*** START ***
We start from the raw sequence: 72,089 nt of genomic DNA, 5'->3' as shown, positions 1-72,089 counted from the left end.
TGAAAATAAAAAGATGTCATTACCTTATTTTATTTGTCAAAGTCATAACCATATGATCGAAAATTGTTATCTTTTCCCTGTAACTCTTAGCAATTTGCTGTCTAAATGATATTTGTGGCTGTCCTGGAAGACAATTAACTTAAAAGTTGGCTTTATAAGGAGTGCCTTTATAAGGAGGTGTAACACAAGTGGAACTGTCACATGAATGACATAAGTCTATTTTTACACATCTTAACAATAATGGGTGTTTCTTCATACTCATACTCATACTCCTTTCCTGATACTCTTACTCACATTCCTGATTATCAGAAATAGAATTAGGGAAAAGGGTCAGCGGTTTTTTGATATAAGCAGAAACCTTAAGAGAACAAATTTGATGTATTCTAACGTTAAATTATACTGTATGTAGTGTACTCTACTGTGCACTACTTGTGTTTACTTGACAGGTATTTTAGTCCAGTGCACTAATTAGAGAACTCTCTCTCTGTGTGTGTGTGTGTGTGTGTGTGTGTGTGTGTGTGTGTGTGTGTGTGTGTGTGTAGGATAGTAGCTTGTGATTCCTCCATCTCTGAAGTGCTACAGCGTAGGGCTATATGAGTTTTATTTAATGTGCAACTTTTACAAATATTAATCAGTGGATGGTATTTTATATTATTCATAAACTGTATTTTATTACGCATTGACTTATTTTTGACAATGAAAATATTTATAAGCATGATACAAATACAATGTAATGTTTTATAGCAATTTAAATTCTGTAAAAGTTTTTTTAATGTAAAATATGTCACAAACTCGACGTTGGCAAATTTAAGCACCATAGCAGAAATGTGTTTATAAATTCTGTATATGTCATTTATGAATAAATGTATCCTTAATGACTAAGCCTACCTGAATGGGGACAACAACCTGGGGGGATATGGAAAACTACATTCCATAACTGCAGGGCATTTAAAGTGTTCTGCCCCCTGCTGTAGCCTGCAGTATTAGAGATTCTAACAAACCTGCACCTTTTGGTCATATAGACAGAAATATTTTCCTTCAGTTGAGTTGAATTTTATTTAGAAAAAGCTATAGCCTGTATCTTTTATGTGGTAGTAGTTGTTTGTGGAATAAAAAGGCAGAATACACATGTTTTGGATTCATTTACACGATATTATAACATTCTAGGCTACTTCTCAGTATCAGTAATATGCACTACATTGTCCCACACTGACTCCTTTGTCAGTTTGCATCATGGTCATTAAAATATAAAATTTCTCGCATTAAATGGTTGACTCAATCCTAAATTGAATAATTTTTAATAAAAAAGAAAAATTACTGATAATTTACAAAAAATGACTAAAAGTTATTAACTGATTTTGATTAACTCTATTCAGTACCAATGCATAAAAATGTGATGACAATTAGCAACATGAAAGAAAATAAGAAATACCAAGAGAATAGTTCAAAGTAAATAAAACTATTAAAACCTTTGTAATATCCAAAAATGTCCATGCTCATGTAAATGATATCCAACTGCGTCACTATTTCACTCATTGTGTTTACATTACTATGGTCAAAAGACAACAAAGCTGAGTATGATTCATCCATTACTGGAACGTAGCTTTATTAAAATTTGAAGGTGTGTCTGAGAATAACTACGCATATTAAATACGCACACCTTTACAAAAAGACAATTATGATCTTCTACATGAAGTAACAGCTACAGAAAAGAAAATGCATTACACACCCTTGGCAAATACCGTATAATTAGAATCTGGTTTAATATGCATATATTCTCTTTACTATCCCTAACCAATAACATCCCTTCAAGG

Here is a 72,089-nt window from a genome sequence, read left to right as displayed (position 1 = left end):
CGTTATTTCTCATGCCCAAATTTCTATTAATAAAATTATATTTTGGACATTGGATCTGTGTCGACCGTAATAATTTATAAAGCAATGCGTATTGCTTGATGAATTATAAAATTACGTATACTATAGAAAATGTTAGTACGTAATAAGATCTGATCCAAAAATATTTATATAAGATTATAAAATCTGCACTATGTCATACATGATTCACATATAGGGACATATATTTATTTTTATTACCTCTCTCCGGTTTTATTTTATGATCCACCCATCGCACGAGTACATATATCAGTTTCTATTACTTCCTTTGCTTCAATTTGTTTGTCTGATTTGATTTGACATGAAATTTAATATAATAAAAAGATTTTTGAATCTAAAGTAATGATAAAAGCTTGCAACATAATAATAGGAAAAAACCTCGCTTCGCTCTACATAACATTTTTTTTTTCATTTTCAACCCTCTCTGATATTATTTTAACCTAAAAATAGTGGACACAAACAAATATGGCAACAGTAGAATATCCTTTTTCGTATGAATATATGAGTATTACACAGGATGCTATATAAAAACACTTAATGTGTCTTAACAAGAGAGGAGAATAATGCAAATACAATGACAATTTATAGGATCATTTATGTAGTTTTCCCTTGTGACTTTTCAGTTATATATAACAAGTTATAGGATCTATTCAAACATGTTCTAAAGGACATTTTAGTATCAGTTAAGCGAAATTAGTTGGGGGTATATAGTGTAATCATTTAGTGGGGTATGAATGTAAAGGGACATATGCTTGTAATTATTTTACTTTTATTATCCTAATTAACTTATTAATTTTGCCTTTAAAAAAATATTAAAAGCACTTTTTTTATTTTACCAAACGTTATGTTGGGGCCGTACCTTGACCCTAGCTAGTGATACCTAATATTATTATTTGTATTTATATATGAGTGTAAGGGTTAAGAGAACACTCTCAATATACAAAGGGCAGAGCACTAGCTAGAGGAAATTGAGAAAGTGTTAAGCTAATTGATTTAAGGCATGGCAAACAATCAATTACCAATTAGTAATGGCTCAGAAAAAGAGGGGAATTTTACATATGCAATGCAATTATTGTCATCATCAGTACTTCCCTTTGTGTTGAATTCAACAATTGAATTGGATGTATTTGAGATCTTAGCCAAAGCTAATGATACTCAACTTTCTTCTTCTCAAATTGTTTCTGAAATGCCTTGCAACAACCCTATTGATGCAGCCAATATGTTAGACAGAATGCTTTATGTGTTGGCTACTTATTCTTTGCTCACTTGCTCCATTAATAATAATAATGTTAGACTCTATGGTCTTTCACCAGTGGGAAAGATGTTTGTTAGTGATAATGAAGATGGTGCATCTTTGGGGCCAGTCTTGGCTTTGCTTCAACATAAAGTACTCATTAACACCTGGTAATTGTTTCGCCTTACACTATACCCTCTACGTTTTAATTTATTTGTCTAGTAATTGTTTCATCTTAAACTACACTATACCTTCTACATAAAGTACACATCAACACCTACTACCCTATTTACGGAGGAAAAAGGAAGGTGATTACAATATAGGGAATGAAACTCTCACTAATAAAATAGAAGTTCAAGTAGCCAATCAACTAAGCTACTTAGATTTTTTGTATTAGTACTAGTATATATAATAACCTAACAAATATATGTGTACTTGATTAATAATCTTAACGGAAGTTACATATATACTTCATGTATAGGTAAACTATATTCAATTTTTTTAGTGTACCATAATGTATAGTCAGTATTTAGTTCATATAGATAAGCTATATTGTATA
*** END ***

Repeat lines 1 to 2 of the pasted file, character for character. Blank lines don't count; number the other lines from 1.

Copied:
We start from the raw sequence: 72,089 nt of genomic DNA, 5'->3' as shown, positions 1-72,089 counted from the left end.
TGAAAATAAAAAGATGTCATTACCTTATTTTATTTGTCAAAGTCATAACCATATGATCGAAAATTGTTATCTTTTCCCTGTAACTCTTAGCAATTTGCTGTCTAAATGATATTTGTGGCTGTCCTGGAAGACAATTAACTTAAAAGTTGGCTTTATAAGGAGTGCCTTTATAAGGAGGTGTAACACAAGTGGAACTGTCACATGAATGACATAAGTCTATTTTTACACATCTTAACAATAATGGGTGTTTCTTCATACTCATACTCATACTCCTTTCCTGATACTCTTACTCACATTCCTGATTATCAGAAATAGAATTAGGGAAAAGGGTCAGCGGTTTTTTGATATAAGCAGAAACCTTAAGAGAACAAATTTGATGTATTCTAACGTTAAATTATACTGTATGTAGTGTACTCTACTGTGCACTACTTGTGTTTACTTGACAGGTATTTTAGTCCAGTGCACTAATTAGAGAACTCTCTCTCTGTGTGTGTGTGTGTGTGTGTGTGTGTGTGTGTGTGTGTGTGTGTGTGTGTGTGTAGGATAGTAGCTTGTGATTCCTCCATCTCTGAAGTGCTACAGCGTAGGGCTATATGAGTTTTATTTAATGTGCAACTTTTACAAATATTAATCAGTGGATGGTATTTTATATTATTCATAAACTGTATTTTATTACGCATTGACTTATTTTTGACAATGAAAATATTTATAAGCATGATACAAATACAATGTAATGTTTTATAGCAATTTAAATTCTGTAAAAGTTTTTTTAATGTAAAATATGTCACAAACTCGACGTTGGCAAATTTAAGCACCATAGCAGAAATGTGTTTATAAATTCTGTATATGTCATTTATGAATAAATGTATCCTTAATGACTAAGCCTACCTGAATGGGGACAACAACCTGGGGGGATATGGAAAACTACATTCCATAACTGCAGGGCATTTAAAGTGTTCTGCCCCCTGCTGTAGCCTGCAGTATTAGAGATTCTAACAAACCTGCACCTTTTGGTCATATAGACAGAAATATTTTCCTTCAGTTGAGTTGAATTTTATTTAGAAAAAGCTATAGCCTGTATCTTTTATGTGGTAGTAGTTGTTTGTGGAATAAAAAGGCAGAATACACATGTTTTGGATTCATTTACACGATATTATAACATTCTAGGCTACTTCTCAGTATCAGTAATATGCACTACATTGTCCCACACTGACTCCTTTGTCAGTTTGCATCATGGTCATTAAAATATAAAATTTCTCGCATTAAATGGTTGACTCAATCCTAAATTGAATAATTTTTAATAAAAAAGAAAAATTACTGATAATTTACAAAAAATGACTAAAAGTTATTAACTGATTTTGATTAACTCTATTCAGTACCAATGCATAAAAATGTGATGACAATTAGCAACATGAAAGAAAATAAGAAATACCAAGAGAATAGTTCAAAGTAAATAAAACTATTAAAACCTTTGTAATATCCAAAAATGTCCATGCTCATGTAAATGATATCCAACTGCGTCACTATTTCACTCATTGTGTTTACATTACTATGGTCAAAAGACAACAAAGCTGAGTATGATTCATCCATTACTGGAACGTAGCTTTATTAAAATTTGAAGGTGTGTCTGAGAATAACTACGCATATTAAATACGCACACCTTTACAAAAAGACAATTATGATCTTCTACATGAAGTAACAGCTACAGAAAAGAAAATGCATTACACACCCTTGGCAAATACCGTATAATTAGAATCTGGTTTAATATGCATATATTCTCTTTACTATCCCTAACCAATAACATCCCTTCAAGG